John and Diana are traveling around the country with a 37-foot RV and an 18-year-old cat. This is their story.
Friday, March 30, 2012
Central High School, Little Rock, Arkansas
Central High School was the place where on September 3, 1957 nine black students tried to gain entry into, what was then, an all white school. John and I mistakenly thought we would just stop, look at the school and then be on our way. We were all wrong on that idea! Our visit started at a visitor's center near the school were there are many displays relating to the integration crisis. Shortly after we arrive a park ranger informed us that he would soon be leading a tour over to the high school. We joined the tour and headed out on Daisy Bates street, on which the school is located. Daisy Bates in 1957 was Arkansas State President of the National Association for the Advancement of Colored People. When the Supreme Court in 1954 declared racist segregation in public education unconstitutional, Daisy Bates, with her lawyer Thurgood Marshall, led the NAACP's protest against the Little Rock's plan for gradual desegregation of the public school and pressed for immediate desegregation. There is a lot more to her story, but I just want to note here that she was the one who mentored the nine African-American students.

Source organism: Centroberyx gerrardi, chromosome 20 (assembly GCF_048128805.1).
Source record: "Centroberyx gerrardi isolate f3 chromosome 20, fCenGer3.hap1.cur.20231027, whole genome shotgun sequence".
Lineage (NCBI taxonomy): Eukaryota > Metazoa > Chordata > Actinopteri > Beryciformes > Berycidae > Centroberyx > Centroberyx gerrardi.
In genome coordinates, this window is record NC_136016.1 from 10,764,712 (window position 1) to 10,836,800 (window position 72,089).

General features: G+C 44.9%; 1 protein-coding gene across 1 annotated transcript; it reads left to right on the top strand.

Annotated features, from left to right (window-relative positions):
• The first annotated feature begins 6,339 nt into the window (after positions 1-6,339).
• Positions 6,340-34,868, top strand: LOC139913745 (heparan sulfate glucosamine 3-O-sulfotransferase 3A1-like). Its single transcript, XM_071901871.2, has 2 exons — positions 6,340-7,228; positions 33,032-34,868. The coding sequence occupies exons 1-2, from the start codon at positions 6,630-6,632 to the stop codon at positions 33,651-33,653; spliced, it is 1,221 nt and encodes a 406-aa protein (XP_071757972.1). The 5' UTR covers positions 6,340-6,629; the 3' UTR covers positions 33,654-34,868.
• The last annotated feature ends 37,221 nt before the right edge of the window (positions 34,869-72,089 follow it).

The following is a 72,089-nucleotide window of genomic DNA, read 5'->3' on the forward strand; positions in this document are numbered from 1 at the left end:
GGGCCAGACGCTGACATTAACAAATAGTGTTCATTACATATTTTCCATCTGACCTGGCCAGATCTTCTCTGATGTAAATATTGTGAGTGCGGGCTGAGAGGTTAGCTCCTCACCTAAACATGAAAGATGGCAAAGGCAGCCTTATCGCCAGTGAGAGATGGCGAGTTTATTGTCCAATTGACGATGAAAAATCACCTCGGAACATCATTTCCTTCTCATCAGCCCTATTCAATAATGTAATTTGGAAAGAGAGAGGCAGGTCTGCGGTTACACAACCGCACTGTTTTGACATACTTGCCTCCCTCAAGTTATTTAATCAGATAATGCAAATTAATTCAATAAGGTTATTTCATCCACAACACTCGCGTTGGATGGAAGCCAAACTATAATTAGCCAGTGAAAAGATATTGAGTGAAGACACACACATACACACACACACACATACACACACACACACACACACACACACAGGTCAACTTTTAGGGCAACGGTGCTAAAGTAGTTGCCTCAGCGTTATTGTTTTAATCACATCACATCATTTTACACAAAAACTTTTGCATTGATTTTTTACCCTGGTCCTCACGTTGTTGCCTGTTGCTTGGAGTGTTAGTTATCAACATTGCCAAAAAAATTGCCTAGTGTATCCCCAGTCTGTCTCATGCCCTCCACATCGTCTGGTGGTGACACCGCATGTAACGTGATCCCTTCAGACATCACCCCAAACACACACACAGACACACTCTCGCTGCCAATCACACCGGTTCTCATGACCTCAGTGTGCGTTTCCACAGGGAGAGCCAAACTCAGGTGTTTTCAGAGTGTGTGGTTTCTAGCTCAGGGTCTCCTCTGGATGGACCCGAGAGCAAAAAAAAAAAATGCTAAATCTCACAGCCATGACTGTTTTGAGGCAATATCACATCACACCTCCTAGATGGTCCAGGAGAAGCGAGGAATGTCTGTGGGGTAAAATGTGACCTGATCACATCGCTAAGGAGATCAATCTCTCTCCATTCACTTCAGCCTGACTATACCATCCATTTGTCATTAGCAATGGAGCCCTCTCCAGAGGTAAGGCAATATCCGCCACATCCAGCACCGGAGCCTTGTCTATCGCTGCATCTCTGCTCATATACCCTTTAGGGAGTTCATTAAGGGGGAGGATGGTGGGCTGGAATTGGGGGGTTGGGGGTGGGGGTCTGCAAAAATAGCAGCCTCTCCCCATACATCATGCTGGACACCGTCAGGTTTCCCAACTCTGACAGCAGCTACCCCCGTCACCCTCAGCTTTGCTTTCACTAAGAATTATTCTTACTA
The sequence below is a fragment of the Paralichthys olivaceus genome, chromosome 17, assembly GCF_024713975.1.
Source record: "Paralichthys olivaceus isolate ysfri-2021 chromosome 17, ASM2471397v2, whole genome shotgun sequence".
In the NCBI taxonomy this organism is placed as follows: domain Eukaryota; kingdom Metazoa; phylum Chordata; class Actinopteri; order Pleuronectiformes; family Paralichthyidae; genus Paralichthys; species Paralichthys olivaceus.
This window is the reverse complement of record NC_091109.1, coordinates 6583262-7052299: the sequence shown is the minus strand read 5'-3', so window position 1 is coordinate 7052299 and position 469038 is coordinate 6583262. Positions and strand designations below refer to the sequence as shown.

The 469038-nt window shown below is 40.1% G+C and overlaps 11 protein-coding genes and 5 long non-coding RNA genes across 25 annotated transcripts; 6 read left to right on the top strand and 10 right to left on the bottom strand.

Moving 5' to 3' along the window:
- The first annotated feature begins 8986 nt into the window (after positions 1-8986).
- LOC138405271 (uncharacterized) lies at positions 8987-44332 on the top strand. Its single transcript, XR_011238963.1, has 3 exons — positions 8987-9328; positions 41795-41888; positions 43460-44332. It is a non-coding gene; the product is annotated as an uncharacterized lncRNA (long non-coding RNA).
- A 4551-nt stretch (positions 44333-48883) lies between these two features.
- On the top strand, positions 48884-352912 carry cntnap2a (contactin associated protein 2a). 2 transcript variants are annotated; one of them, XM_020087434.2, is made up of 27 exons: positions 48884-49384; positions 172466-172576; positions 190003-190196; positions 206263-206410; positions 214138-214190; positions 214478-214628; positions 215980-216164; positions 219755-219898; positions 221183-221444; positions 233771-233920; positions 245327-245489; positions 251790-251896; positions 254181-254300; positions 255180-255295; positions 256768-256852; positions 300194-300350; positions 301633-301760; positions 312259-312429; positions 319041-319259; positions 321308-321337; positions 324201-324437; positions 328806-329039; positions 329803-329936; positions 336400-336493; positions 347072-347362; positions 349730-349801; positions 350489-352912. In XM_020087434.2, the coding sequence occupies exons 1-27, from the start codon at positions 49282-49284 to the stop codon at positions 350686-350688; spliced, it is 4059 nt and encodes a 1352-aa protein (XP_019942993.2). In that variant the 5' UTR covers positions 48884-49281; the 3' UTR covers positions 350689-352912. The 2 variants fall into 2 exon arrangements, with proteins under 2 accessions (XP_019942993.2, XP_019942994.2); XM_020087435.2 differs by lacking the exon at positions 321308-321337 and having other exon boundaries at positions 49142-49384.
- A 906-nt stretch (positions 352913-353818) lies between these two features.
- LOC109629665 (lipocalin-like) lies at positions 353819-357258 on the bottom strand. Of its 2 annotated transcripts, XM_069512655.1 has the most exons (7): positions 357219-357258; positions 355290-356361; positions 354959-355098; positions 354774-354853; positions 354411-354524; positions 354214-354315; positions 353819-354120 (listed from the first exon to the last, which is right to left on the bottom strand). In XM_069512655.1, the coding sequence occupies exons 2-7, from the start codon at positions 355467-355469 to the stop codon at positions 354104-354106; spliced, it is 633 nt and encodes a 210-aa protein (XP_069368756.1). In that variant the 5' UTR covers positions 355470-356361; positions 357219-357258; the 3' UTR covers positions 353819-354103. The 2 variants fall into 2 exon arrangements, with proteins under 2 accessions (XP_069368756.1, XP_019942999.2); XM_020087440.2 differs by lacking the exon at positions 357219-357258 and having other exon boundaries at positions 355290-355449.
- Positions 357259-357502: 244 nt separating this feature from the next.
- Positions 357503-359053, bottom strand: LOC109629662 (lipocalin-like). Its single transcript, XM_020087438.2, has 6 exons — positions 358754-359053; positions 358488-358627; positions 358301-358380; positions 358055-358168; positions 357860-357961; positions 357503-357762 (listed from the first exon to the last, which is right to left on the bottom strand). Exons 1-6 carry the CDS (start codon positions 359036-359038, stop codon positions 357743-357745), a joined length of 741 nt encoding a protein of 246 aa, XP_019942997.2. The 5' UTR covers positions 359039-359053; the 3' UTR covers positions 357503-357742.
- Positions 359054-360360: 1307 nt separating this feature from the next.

The first stop on our walk with the park ranger Brian was at this gas station. It was here where newspaper reporters and journalists from around our nation gathered and made phone calls. Those people were the only barrier between the angry mob of demonstrators and the nine students. It was when one of the reporters received a severe beating from someone in the crowd that President Eisenhower ordered the U.S. Army's 101st Airborne Division into Little Rock and federalized the Arkansas National Guard to safely escort the students into the high school- that occurred on September 25. Being with a park ranger allowed us into the high school. It is a part of the federal national park service, so no major changes in the structure of the building has taken place over the years since 1957. The school is presently a magnet school, with a high academic rating. It is now around 52% white and 40% black with a small number of international students. While we were inside the building the students were swarming in the halls. It was time for them to move between their classrooms. What we saw was a big contrast to the horrible experience of the the nine black students in 1957! Presently black students move easily down the school halls, chatting in amicably with fellow white students. Back into 1957 the nine African American students were harassed continuously while attending school. One of the nine students was suspended and later expelled for retaliating against white classmates. The remaining eight completed the school year. Senior Ernest Green was the first African American to graduate from Central. He was told his diploma would be mailed to him, however, he insisted on being there- he had to march in by himself. As a aside here, I want to make note one of the people who was with our tour group. She is an Asian woman whose mother had been in one of the internment camps in Arkansas during World War 11. After Central High School we drove over to the Arkansas capitol building. We toured the capitol as well as well as the grounds, where we saw the sculpture pictured below. It is call Testament; a monument honoring the Little Rock Nine. I found some irony in the fact that here those nine are facing the office of the governor, the very seat of power which in 1957 fueled the crisis at Central High School. Initially Governor Orval Faubus sent the Arkansas National Guard to Central High to prevent the nine from entering the high school.